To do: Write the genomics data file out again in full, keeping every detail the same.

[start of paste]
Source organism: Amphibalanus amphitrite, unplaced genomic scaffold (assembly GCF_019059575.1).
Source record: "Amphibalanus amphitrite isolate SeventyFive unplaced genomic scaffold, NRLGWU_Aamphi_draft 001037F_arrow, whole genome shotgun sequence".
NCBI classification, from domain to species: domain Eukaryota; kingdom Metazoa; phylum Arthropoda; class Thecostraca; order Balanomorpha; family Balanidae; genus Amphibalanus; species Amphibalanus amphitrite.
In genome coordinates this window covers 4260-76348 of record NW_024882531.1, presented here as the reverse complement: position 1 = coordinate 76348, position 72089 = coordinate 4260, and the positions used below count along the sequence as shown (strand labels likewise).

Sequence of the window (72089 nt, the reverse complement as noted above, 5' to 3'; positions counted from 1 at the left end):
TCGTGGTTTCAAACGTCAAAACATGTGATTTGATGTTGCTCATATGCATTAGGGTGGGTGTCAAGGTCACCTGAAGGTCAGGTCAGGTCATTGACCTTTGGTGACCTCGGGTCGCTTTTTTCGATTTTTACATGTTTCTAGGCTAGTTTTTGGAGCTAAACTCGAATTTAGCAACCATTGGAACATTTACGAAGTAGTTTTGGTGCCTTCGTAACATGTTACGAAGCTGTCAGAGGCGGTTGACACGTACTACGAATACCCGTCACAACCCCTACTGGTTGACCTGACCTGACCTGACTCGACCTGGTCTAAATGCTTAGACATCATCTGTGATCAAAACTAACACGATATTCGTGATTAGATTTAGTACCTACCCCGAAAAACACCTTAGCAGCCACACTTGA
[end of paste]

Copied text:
Source organism: Amphibalanus amphitrite, unplaced genomic scaffold (assembly GCF_019059575.1).
Source record: "Amphibalanus amphitrite isolate SeventyFive unplaced genomic scaffold, NRLGWU_Aamphi_draft 001037F_arrow, whole genome shotgun sequence".
NCBI classification, from domain to species: domain Eukaryota; kingdom Metazoa; phylum Arthropoda; class Thecostraca; order Balanomorpha; family Balanidae; genus Amphibalanus; species Amphibalanus amphitrite.
In genome coordinates this window covers 4260-76348 of record NW_024882531.1, presented here as the reverse complement: position 1 = coordinate 76348, position 72089 = coordinate 4260, and the positions used below count along the sequence as shown (strand labels likewise).

Sequence of the window (72089 nt, the reverse complement as noted above, 5' to 3'; positions counted from 1 at the left end):
TCGTGGTTTCAAACGTCAAAACATGTGATTTGATGTTGCTCATATGCATTAGGGTGGGTGTCAAGGTCACCTGAAGGTCAGGTCAGGTCATTGACCTTTGGTGACCTCGGGTCGCTTTTTTCGATTTTTACATGTTTCTAGGCTAGTTTTTGGAGCTAAACTCGAATTTAGCAACCATTGGAACATTTACGAAGTAGTTTTGGTGCCTTCGTAACATGTTACGAAGCTGTCAGAGGCGGTTGACACGTACTACGAATACCCGTCACAACCCCTACTGGTTGACCTGACCTGACCTGACTCGACCTGGTCTAAATGCTTAGACATCATCTGTGATCAAAACTAACACGATATTCGTGATTAGATTTAGTACCTACCCCGAAAAACACCTTAGCAGCCACACTTGA